Sandy Munro’s latest thoughts on solid-state batteries and Tesla

Sandy Munro is always worth listening to—his knowledge of auto manufacturing is vast, he has an engaging speaking style, and best of all, he loves Tesla (but he has no problem calling the company out when he thinks it has fallen short). Sandy recently appeared on Sean Mitchell’s All Things EV podcast to deliver some pithy comments about the hottest trends in the EV industry.

Above: Tesla charging up at a local Destination Charger (Image: Tesla)

Munro starts the conversation about Tesla with a provocative statement: “Elon Musk lies. A lot.” Wow, is he seriously knocking the Iron Man here? Not at all. What he means is that Musk “understates, then overdelivers.” Now, that’s funny, because a lot of the anti-Tesla crowd would have us believe just the opposite. The mainstream press regularly paints Elon as a huckster who makes pie-in-the-sky promises, then delivers late or not at all.

The best explanation for this disconnect is that the vast majority of the pundits and pontificators who churn out an endless flood of opinions about Tesla and Musk simply do not understand the technology, or the dynamics of the auto industry. Sandy Munro, on the other hand, most certainly does. Most of the mainstream media never grasped the true significance of the Battery Day announcements, and most have no concept of what it will mean when Tesla’s self-driving Robotaxis finally come into service—most writers tend to focus on the delays rather than the eventual results.

Sandy gives us several examples of Teslan technologies that promise to be game-changers: the new Octovalve/heat pump system, the tabless battery design, and the new 2170 cells, which have virtually eliminated cobalt. Each one of these innovations has the potential to greatly improve the efficiency, and reduce the cost, of Tesla’s vehicles, but Elon’s discussion of them has been aimed at fellow engineers and others who can grasp their importance, and has flown far over the heads of most members of the public and the press.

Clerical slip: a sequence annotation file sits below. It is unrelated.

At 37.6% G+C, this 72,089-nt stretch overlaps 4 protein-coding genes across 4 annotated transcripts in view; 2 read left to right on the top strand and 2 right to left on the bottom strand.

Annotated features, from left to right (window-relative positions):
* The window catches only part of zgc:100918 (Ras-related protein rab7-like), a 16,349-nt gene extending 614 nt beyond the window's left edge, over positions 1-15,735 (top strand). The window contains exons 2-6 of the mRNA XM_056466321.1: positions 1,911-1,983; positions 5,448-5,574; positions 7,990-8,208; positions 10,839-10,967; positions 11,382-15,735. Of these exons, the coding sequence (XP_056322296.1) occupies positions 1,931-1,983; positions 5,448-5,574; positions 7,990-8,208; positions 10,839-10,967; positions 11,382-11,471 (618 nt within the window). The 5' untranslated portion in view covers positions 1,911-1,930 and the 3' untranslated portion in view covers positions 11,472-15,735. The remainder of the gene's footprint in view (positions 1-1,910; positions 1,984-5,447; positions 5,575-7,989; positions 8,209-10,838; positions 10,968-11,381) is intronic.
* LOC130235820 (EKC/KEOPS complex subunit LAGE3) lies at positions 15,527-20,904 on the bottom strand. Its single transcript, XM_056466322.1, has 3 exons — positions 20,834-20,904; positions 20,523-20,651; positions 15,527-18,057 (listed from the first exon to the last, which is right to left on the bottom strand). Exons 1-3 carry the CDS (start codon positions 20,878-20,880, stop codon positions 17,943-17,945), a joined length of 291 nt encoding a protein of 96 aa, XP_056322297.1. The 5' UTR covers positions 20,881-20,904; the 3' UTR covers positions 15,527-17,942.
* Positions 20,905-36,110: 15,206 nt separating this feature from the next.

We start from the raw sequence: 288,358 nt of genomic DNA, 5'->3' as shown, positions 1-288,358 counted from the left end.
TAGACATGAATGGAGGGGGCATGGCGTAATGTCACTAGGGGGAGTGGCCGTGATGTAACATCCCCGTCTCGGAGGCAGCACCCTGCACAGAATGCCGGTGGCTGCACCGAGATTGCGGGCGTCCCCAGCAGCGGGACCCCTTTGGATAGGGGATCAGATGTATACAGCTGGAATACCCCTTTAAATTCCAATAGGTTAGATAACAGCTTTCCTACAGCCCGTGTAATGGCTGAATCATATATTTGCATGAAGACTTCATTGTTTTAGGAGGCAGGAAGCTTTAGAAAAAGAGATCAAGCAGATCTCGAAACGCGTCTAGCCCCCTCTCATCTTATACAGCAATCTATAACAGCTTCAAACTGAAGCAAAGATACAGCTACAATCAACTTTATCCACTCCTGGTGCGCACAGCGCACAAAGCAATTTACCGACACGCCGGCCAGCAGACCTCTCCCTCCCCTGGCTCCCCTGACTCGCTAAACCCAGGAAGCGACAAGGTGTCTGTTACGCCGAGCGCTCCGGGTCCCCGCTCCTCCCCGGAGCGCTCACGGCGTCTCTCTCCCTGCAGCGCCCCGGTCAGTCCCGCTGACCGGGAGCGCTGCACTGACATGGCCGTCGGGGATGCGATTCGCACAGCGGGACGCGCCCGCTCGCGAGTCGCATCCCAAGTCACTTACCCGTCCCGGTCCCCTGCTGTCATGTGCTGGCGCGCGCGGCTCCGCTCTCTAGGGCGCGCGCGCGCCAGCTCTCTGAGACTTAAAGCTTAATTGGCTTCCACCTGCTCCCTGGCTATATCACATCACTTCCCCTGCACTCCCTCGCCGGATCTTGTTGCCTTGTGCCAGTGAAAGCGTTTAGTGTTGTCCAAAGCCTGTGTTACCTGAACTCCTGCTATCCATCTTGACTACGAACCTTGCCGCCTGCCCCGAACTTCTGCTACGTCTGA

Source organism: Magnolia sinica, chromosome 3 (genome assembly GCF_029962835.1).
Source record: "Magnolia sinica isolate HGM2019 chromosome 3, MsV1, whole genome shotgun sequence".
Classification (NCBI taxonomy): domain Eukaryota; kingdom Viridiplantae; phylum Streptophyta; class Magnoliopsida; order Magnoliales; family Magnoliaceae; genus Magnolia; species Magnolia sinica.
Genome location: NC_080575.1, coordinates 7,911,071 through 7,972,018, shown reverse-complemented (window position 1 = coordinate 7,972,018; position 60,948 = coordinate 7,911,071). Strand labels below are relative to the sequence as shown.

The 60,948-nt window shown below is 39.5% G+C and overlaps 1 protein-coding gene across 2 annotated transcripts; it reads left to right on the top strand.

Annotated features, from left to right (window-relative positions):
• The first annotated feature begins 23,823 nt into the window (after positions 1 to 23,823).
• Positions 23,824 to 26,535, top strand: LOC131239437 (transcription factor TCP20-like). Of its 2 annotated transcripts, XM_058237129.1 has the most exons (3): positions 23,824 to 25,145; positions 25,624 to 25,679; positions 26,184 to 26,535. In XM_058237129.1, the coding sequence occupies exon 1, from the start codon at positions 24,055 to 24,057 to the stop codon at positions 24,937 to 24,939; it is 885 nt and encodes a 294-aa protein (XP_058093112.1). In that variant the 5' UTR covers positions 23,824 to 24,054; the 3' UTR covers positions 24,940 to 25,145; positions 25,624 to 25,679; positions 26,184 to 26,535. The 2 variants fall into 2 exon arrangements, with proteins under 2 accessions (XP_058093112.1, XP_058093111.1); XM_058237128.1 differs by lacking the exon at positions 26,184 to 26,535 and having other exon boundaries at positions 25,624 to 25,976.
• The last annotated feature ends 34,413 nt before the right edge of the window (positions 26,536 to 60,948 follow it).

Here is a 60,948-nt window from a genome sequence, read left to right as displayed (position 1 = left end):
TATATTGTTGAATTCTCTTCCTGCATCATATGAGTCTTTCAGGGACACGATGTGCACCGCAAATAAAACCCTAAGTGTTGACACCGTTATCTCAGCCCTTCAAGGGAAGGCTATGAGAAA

Above: Sandy Munro gives his thoughts on Tesla and the current landscape unfolding related to next-gen EV batteries (YouTube: Sean Mitchell)

Sandy acknowledges that Tesla may soon be facing competition in the battery sphere. Solid-state batteries have been touted as the next big thing for a while, and it now appears that they’re close to becoming a reality. Newly-public QuantumScape has some heavy hitters behind it, including the Volkswagen Group, a major investor. Sandy drops something of a bombshell when he predicts that QuantumScape will have solid-state batteries ready for prime time in two years. He points out that several groups have already built working solid-state batteries, but building them at scale will be the real challenge.

As we’ve observed in this space more than once, most stock-market analysts seem to have real difficulties understanding Tesla, and Mr. Munro has some pretty dismissive comments about that crowd. “I don’t know if anybody takes these guys seriously anymore, but certainly I don’t.” He notes that these days, he’s talking directly with a lot of brokerage houses. The money managers are increasingly “skipping the analysts and going to experts, or what they think are experts, anyway,” says Sandy with typical aw-shucks modesty.

When will the tipping point for electrification come? By 2030? Sandy now thinks it will come much sooner than that, and that when it does, many in the legacy auto industry will be sadly unprepared (“toast” is the actual word he used). “It’s going to be a new world here shortly—next year is going to be really telling. I think next year in the auto industry, we’re going to see a lot of change in management.”

Munro has more to say about Tesla, as well as the crop of new EVs coming this year, and the big changes ahead for the auto industry. The video is well worth watching in its entirety.


Written by: Charles Morris; Source: All Things EV